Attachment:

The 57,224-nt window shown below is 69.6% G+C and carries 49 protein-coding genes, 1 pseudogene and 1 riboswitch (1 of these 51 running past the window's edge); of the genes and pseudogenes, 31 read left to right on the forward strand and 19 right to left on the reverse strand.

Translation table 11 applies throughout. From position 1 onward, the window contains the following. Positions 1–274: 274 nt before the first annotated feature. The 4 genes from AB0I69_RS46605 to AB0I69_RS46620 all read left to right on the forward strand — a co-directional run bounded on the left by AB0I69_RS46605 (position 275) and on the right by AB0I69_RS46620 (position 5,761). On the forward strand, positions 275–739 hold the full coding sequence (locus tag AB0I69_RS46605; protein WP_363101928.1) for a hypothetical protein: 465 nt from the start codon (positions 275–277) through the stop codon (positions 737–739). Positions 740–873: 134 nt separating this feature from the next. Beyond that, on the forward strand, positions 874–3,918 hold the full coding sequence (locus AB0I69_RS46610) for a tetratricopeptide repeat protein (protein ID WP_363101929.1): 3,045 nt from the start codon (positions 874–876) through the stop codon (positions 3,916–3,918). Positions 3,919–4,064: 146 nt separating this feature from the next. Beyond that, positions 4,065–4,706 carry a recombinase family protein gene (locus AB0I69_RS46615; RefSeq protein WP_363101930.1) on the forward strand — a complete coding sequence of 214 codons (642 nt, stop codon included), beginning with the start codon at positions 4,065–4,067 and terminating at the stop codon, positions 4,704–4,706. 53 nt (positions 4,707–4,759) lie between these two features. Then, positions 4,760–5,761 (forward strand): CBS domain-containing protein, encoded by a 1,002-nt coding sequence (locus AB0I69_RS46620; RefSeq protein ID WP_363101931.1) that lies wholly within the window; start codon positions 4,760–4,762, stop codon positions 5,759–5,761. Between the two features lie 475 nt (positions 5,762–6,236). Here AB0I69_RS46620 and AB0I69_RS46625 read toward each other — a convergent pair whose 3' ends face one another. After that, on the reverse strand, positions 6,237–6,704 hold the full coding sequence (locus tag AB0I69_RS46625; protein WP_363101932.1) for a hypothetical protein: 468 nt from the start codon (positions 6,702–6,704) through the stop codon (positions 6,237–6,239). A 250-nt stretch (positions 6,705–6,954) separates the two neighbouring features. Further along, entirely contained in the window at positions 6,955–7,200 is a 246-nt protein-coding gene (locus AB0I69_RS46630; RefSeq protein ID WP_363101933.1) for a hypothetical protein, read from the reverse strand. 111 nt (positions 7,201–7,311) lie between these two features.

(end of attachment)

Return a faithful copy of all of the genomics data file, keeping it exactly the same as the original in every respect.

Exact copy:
The 57,224-nt window shown below is 69.6% G+C and carries 49 protein-coding genes, 1 pseudogene and 1 riboswitch (1 of these 51 running past the window's edge); of the genes and pseudogenes, 31 read left to right on the forward strand and 19 right to left on the reverse strand.

Translation table 11 applies throughout. From position 1 onward, the window contains the following. Positions 1–274: 274 nt before the first annotated feature. The 4 genes from AB0I69_RS46605 to AB0I69_RS46620 all read left to right on the forward strand — a co-directional run bounded on the left by AB0I69_RS46605 (position 275) and on the right by AB0I69_RS46620 (position 5,761). On the forward strand, positions 275–739 hold the full coding sequence (locus tag AB0I69_RS46605; protein WP_363101928.1) for a hypothetical protein: 465 nt from the start codon (positions 275–277) through the stop codon (positions 737–739). Positions 740–873: 134 nt separating this feature from the next. Beyond that, on the forward strand, positions 874–3,918 hold the full coding sequence (locus AB0I69_RS46610) for a tetratricopeptide repeat protein (protein ID WP_363101929.1): 3,045 nt from the start codon (positions 874–876) through the stop codon (positions 3,916–3,918). Positions 3,919–4,064: 146 nt separating this feature from the next. Beyond that, positions 4,065–4,706 carry a recombinase family protein gene (locus AB0I69_RS46615; RefSeq protein WP_363101930.1) on the forward strand — a complete coding sequence of 214 codons (642 nt, stop codon included), beginning with the start codon at positions 4,065–4,067 and terminating at the stop codon, positions 4,704–4,706. 53 nt (positions 4,707–4,759) lie between these two features. Then, positions 4,760–5,761 (forward strand): CBS domain-containing protein, encoded by a 1,002-nt coding sequence (locus AB0I69_RS46620; RefSeq protein ID WP_363101931.1) that lies wholly within the window; start codon positions 4,760–4,762, stop codon positions 5,759–5,761. Between the two features lie 475 nt (positions 5,762–6,236). Here AB0I69_RS46620 and AB0I69_RS46625 read toward each other — a convergent pair whose 3' ends face one another. After that, on the reverse strand, positions 6,237–6,704 hold the full coding sequence (locus tag AB0I69_RS46625; protein WP_363101932.1) for a hypothetical protein: 468 nt from the start codon (positions 6,702–6,704) through the stop codon (positions 6,237–6,239). A 250-nt stretch (positions 6,705–6,954) separates the two neighbouring features. Further along, entirely contained in the window at positions 6,955–7,200 is a 246-nt protein-coding gene (locus AB0I69_RS46630; RefSeq protein ID WP_363101933.1) for a hypothetical protein, read from the reverse strand. 111 nt (positions 7,201–7,311) lie between these two features.